As with many other topics in life, discussions can get rather confusing without shared and agreed-upon definitions. Unfortunately, that seems to be the case in the conversation about whether or not you can heal a “cavity” naturally. The word (and definition) in question here is the most important one – cavity.
So, before we can talk about whether a cavity can be healed naturally (without the help of a dentist), we need to understand what we mean by a cavity.
The Definition of a Cavity
The way that we define and talk about cavities at Eagle Harbor Dental is in-line with MayoClinic’s definition:
Cavity – a permanently damaged area in the hard surface of your teeth that develop into tiny openings or holes.
The key word in the above definition is “permanent.” A cavity cannot be healed on its own without the help of a dentist. In fact, it can’t be healed at all. Instead, the decaying area of the tooth is removed, and the area is filled in to prevent any further decay.
Once the decay has penetrated the enamel layer of your tooth, it is no longer reversible. However, this means that it can be reversible if you catch it before it gets through your tooth’s enamel. This isn’t called a cavity yet. Instead, it’s called an incipient lesion. With proper treatment, an incipient lesion can be stopped from becoming a full-blown cavity.
How to Prevent an Incipient Lesion from Becoming a Cavity
Keeping your incipient lesion from becoming a cavity takes the same form as your normal oral hygiene routine, but you need to be especially vigilant with it to keep your mouth healthy. This really comes down to three categories of care – diet, hygiene, and fluoride application.
It’s no secret that what you eat affects your teeth, but it’s especially important to be aware of what you’re eating when you’re actively trying to prevent a cavity. Here is a list of some foods to avoid:
- Candies and Sugary Drinks – While you’ve probably heard to avoid candy and soda your whole life, there are more sugary drinks and foods that you may not be aware of. For example, sports drinks and gum may seem healthy but tend to have large amounts of sugar. So, be sure to check the label for sugar before getting into the habit of drinking or eating something that you thought was healthy.
- Ice – Ice is just frozen water, so it can’t be bad for your teeth, right? That may be the case when ice is used to chill your drinks, but it can be harmful when you chew on it. Any hard foods that require a lot of force to break can be detrimental to your oral health.
- Citrus – While most citrus fruits are refreshing, they’re also very acidic and have the side effect of breaking down your enamel. Watch your citrus intake to ensure that you’re not causing any harm to your teeth.
- Coffee and Tea – Black coffee and plain tea are rather healthy beverages on their own but not once sugar and creamer are added. If you’re a fan of that caffeine hit in the morning, try to limit or completely rid yourself of the additives of sugar and creamer. Your teeth will be thankful.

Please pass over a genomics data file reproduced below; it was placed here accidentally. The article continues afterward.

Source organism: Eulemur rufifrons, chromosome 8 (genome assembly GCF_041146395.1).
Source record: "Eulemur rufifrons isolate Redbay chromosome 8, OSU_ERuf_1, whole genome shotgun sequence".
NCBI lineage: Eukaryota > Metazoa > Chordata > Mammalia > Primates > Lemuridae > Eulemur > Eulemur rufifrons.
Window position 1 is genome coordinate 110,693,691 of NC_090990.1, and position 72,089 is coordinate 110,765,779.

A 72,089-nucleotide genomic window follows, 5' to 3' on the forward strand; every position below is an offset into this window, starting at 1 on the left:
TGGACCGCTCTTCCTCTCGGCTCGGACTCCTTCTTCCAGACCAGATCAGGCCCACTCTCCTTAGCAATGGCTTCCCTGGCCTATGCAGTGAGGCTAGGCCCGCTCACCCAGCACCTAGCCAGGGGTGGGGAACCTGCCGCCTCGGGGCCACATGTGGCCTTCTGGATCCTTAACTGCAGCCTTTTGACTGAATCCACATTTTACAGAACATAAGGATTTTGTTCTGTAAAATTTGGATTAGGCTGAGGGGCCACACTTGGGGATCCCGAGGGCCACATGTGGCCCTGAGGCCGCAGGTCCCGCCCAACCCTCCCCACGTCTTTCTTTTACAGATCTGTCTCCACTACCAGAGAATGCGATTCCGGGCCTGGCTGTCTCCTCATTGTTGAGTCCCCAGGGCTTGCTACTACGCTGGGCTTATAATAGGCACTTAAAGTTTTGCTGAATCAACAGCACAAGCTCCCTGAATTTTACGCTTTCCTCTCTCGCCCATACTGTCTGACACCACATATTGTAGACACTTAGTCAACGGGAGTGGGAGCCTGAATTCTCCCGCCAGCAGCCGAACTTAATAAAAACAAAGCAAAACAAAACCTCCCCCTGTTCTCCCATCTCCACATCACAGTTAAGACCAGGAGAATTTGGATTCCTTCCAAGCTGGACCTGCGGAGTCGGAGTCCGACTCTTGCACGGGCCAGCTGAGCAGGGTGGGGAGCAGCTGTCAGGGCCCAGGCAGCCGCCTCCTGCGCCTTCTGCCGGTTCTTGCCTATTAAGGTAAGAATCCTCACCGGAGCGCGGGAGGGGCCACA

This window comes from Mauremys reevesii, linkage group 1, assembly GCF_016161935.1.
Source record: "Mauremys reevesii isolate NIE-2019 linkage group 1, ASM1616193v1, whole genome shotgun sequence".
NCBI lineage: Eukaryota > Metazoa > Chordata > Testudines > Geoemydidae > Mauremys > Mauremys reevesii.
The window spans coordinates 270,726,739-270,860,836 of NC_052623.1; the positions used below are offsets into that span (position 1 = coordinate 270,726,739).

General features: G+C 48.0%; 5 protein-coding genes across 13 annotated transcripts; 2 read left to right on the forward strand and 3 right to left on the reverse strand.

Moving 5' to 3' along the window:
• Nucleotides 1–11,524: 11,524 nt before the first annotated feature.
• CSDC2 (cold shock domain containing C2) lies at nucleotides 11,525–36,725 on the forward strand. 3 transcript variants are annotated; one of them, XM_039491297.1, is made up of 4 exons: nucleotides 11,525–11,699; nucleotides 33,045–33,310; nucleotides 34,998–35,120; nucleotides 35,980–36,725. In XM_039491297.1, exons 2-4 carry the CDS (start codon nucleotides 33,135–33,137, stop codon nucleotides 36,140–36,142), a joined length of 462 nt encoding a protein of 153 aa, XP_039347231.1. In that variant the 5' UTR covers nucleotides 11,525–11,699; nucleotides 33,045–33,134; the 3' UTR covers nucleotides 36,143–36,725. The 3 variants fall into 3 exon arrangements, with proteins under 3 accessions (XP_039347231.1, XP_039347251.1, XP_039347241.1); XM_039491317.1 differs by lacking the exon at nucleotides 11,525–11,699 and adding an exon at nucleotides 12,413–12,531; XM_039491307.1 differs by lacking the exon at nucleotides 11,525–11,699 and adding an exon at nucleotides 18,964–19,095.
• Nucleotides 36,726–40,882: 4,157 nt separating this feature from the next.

- Sticky Foods and Starch – Sticky foods and starch-filled foods are both prone to leaving behind particles of food in your mouth. If you want to eat a snack of dried fruit or potato chips, be sure to brush and floss immediately after to get rid of those particles that are prone to causing enamel decay.
However, not all food is going to harm your teeth in their vulnerable state. In fact, some types of food and drink will even help you overcome your incipient lesion. Some of these foods are:
- Water – Aside from water being the most healthy thing that you can drink, it also helps strengthen your teeth. Water contains fluoride, which helps your teeth fight any acid attacks that may try to decay your enamel.
- Dairy – Dairy products such as milk, yogurt, and cheese are high in calcium and protein while also being low in sugar. That’s all great news for your teeth. However, beware of dairy products with added sugar, such as ice cream and flavored milk.
- Lean Protein – Most lean proteins like chicken, turkey, fish, and eggs are high in phosphorus and protein which lead to healthier teeth.
- Fruits and Vegetables – It’s no secret that fruits and veggies are an important part of any healthy diet, but did you know that they’re also good for your teeth? They’re high in both water and fiber which help strengthen your oral health.
Your normal oral hygiene shouldn’t have to change based on your incipient lesion diagnosis, but it’s vital that you stick to it. Make sure that you’re:
- Brushing your teeth at least twice per day or after every meal
- Be careful brushing right away if your meal had excessive amounts of sugar or citrus. This can cause your teeth to weaken and brushing may harm them. Wait about an hour before brushing if this is the case.
- Using mouthwash at least once per day
- Flossing at least once per day
- Visiting your dentist every six months
Are you looking for a dentist in the Fleming Island, FL area? Contact us today to schedule your appointment.
Fluroide application is only to be done by a dental professional, but it’s a key to keeping your incipient lesion from becoming a cavity. Consult with your dentist about how often they want to see you to keep the decay at bay.
When you’re at home, make sure that you’re using a toothpaste with fluoride. Virtually every toothpaste on the market has it now, but just check the label to be sure.
Next Steps to Achieving & Maintaining a Beautiful Smile
If you feel like you’re at risk of developing cavities or would like a second opinion on your cavity diagnosis, contact our Fleming Island, FL office to schedule your appointment.